abstract illustration of a chess board with two disembodied eyes above it

Rules of the Game

by Amy Tan

Start Free Trial

How does Waverly's imaginary chess game with her mother reflect her life?

Expert Answers

An illustration of the letter 'A' in a speech bubbles

The ending game between Waverly and her mother is significant for a couple of reasons.  The first would be that Waverly's mother crushes Waverly. This helps to explain how the mother holds power over her daughter.  Interestingly enough, Waverly tries to assert power over her mother in rebuking her, criticizing her in public.  Yet, when Waverly realizes what she has done, it is a moment in which power has settled with the mother.  Waverly realizes that the chess game with her mother represents her losing of power with her mother.  When Waverly recognizes that the chess game at the end of the story is one in which she loses, it is significant because it reflects the basic element of how power is constructed between mothers and daughters in the "Eastern" sensibilities.  The chess game is reflective of how there is going to be a "muddle" in the relationships between mothers and daughters when the weight of cultural expectations is placed upon the younger generations from the older ones.  There is an emotional weight that creates a challenging paradigm for children.  Speaking one's voice is seen as a form of disrespect, but yet remaining silent is one in which voice and personal choice is absent.  In this, the chess game at the end of the story becomes significant.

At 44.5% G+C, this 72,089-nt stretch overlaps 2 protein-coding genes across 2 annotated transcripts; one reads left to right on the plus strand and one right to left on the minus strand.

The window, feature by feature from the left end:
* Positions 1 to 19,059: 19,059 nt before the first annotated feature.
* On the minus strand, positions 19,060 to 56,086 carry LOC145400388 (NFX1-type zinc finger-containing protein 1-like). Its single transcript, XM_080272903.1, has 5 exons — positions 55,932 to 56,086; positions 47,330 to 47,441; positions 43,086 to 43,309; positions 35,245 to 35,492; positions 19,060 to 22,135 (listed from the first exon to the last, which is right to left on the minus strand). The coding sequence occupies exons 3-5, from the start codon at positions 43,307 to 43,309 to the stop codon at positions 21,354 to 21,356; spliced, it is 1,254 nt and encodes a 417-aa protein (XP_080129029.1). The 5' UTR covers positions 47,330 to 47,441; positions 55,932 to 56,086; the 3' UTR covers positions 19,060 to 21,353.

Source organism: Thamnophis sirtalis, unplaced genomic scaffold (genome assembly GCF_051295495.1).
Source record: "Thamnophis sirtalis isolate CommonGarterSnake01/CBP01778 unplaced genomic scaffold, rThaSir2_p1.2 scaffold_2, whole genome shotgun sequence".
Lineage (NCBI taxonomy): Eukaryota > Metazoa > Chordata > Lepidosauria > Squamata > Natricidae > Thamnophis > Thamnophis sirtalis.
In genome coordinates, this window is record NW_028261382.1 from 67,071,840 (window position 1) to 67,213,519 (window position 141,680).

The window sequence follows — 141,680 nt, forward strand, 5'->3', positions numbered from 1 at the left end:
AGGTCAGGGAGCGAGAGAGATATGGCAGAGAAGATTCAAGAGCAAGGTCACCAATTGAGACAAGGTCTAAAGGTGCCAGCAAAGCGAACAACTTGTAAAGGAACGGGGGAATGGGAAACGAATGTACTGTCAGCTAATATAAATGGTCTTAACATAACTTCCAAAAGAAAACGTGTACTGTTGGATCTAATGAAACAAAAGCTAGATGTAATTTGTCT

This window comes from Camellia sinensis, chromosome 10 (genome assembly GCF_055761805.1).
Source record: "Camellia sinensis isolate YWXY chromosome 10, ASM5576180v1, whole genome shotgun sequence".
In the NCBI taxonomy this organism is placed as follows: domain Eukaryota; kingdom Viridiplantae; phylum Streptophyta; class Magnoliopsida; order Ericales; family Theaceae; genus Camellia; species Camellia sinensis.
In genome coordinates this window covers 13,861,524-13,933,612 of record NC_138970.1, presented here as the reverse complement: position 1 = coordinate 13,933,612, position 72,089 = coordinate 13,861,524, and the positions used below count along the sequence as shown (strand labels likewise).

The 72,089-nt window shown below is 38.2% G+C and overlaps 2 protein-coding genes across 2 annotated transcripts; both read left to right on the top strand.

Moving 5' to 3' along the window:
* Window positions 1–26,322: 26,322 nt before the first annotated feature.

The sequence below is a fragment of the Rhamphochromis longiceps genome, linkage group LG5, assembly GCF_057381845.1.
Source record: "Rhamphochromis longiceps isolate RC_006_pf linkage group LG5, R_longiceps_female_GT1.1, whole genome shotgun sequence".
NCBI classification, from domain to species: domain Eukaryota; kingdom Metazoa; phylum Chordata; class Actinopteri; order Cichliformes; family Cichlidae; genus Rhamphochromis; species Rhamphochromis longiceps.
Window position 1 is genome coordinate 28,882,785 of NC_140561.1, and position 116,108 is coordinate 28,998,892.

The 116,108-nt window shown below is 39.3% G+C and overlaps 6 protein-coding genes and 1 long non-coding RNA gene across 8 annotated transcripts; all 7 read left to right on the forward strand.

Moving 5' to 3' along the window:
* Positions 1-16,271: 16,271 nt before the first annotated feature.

See eNotes Ad-Free

Start your 48-hour free trial to get access to more than 30,000 additional guides and more than 350,000 Homework Help questions answered by our experts.

Get 48 Hours Free Access
Approved by eNotes Editorial